In the previous Looking at Los Angeles post, Catherine Wagley explored the still-healing schism of East and West Germany through an Angelino lens. Meanwhile, the premiere last night of Season 5’s Fantasy episode offered us a glimpse of Los Angeles through the eyes of German-born artist Florian Maier-Aichen. Maier-Aichen explains that for him, the landscape of Los Angeles “has a great meaning [because] it’s the end of American pioneerism, it’s the end of the American West.”
Indeed, one could argue that Los Angeles has been an epicenter of creativity, fantasy, and innovation partly because it feels like a perpetual final frontier of the Wild West—the apex of lawless expansion, openness, and freedom. We may be short on some resources, but we’ve got space and we’re not afraid to use it. For a prime example, look to the gallery that discovered Maier-Aichen while he was still an MFA student at UCLA: Blum & Poe.
While galleries around the globe are shuttering or shrinking, native Angelinos Tim Blum and Jeff Poe just moved into a new 21,000-square foot venue–four times the size of their previous space. While they could have opted to open an outpost in another art world hotspot, the gallery decided to focus on expanding within their hometown. In fact, they ended up staying in their home neighborhood and found an ideal property directly across the street from their previous space in Culver City. Blum & Poe is known for being one of the first galleries to set up shop in the since-revitalized Culver City Arts District, which the New York Times backhandedly praised as a “nascent Chelsea” in 2005. When I asked Tim Blum what he liked about Culver City, he highlighted the same feeling of openness and expansiveness that Maier-Aichen alluded to in last night’s Art21 segment, referring to the area as appealingly “airy, flat, and fluid – just the opposite of congested.”
Those words could also easily describe the new space, which is at once expansive and intimate. Designed in collaboration with architects Frank Escher and Ravi GuneWarden, the new complex features three exhibition spaces, private viewing rooms, a spacious atrium and lobby, a 2400-square foot project space, an artist’s apartment, and a lush garden surrounding the rear entrance and parking lot. (Here in Los Angeles, parking lots are a mark of glamor and luxury). Basically it’s a mini-museum, which actually does not seem too lofty or overambitious when you consider that most of the artists on Blum & Poe’s roster have had major museum exhibitions. But unlike so many recently-built museums, the architecture of the new Blum & Poe space does not overshadow the work within it. “We wanted the architecture to be so good that it would disappear at a certain point,” says Blum. “That was the one mantra we had.”
To christen the new space and celebrate Blum & Poe’s 15th anniversary, the gallery has commissioned an exhibition of new work by all of the artists on its (predominantly male) star-studded roster—including Takashi Murakami, Sharon Lockhart, Yoshitomo Nara, Mark Grotjan, and Tim Hawkinson. The exhibition opened at the beginning of this month, and will run until November 14.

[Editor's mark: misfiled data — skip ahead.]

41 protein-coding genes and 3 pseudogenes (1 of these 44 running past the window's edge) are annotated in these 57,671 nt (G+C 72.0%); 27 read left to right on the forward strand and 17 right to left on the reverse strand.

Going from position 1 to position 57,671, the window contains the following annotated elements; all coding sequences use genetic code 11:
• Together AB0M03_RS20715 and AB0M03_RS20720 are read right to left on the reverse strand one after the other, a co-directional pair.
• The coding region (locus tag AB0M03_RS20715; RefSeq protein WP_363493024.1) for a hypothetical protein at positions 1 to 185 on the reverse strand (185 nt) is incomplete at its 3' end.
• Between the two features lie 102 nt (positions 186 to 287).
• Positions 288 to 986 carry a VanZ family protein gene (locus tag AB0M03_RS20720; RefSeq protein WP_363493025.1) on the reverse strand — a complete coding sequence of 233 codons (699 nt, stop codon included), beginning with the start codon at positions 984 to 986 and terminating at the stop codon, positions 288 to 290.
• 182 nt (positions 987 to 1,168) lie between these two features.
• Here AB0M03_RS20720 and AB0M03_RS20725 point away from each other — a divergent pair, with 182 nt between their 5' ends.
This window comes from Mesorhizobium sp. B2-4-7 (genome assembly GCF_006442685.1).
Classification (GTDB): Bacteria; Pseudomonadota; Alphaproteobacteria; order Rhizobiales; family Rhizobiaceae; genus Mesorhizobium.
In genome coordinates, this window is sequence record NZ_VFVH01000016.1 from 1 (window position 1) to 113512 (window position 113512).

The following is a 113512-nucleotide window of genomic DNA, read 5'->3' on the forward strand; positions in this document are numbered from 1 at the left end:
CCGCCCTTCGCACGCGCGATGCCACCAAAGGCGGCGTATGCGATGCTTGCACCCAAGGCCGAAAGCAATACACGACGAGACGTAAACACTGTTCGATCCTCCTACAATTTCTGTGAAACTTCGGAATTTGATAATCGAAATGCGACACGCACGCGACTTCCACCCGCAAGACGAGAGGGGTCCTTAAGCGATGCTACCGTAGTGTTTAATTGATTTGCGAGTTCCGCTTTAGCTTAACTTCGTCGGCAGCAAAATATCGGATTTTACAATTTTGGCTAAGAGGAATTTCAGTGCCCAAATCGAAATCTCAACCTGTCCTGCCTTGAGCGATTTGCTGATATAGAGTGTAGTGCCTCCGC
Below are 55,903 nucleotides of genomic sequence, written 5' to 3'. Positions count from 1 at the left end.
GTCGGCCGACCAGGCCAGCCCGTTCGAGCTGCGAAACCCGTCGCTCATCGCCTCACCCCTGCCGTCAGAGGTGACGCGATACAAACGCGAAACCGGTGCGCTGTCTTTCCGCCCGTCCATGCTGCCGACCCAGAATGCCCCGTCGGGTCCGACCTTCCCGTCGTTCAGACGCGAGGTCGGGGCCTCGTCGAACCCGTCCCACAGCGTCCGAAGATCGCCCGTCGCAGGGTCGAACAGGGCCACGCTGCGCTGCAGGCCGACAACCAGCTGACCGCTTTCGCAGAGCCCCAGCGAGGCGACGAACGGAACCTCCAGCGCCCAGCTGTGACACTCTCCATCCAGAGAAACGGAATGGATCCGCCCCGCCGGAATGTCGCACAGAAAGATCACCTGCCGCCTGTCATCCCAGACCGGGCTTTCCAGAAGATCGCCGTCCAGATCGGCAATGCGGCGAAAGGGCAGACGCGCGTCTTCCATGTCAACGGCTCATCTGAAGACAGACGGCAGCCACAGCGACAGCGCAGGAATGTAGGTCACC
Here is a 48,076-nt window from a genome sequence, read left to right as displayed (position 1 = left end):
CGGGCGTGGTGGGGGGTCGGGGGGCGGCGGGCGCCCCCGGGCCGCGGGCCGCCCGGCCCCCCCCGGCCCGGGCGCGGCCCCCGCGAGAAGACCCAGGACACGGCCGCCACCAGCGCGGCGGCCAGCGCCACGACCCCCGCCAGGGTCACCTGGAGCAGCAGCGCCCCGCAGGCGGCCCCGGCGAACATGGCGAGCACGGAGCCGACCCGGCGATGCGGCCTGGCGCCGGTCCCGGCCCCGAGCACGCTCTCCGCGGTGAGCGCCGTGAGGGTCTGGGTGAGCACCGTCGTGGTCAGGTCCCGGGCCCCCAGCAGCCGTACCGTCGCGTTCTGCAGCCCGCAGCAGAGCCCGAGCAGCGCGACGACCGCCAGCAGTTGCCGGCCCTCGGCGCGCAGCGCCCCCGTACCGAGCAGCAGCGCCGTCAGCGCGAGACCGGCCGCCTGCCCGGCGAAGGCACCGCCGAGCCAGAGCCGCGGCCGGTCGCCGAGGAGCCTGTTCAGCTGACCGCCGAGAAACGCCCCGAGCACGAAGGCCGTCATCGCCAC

Hawkinson’s massive sculpture–a 10-foot-tall face comprised of soda bottles, egg cartons, pill bottles, foil and vinyl—anchors the upstairs gallery. From a distance, the elements come together to create an image that resembles the carved faces made by the Maori (hence the title Koruru). At the same time, the giant amalgam of translucent plastic and foil evokes the feeling of a monstrous orgy of headlights and taillights melded together. Given that Hawkinson told us, back in Season 2, that his work “is about our experience in our bodies, and our bodies’ relationship to the external world,” it might be safe to say that this piece has something to do with the way we (especially Angelinos) over identify with—and even deify—our cars. This leitmotif of mutant automobile sculpture actually begins in the large gallery downstairs, with Matt Johnson’s erotically serpentine twisted bronze tire entitled The Shape of Time, and follows you into the second gallery with Dirk Skreber’s disturbing upturned car, violently bent down the middle.
But the show is not all grand prix-sized gestures—some of the greatest standouts were a bit more subtle. Despite its dark and subtle palette, Slater Bradley’s new painting, Down the Gully, radiates with depth and nuance. Next door, Hirsch Perlman’s mammoth black and white photograph, aptly titled Adamant Cat, returns your gaze with an Olympia-worthy otherworldly stare. Nigel Cooke’s dark sculptures seem to emote all the way across the room, as figures and faces struggle forward from their tiny bases. Friedrich Kunath’s delicate atmospheric watercolors on canvas line the wall of the front gallery, while his haunting videos of single costumed figures lonesomely wandering Western landscapes grace the upstairs space.
Perhaps in an ideal world, Blum & Poe would have made this move at a more prosperous moment. But within the current context, this step forward feels almost heroic. Ever since the opening of the new space was announced, there’s been a general buzz of excitement in the air and a sense of unity within that anticipation. Blum commented to me that almost all of the gallery’s artists attended the opening reception. Indeed, almost everyone I know has come out to see the show and support the big move…to the point where it’s feeling like a bizarre art world Kumbaya moment.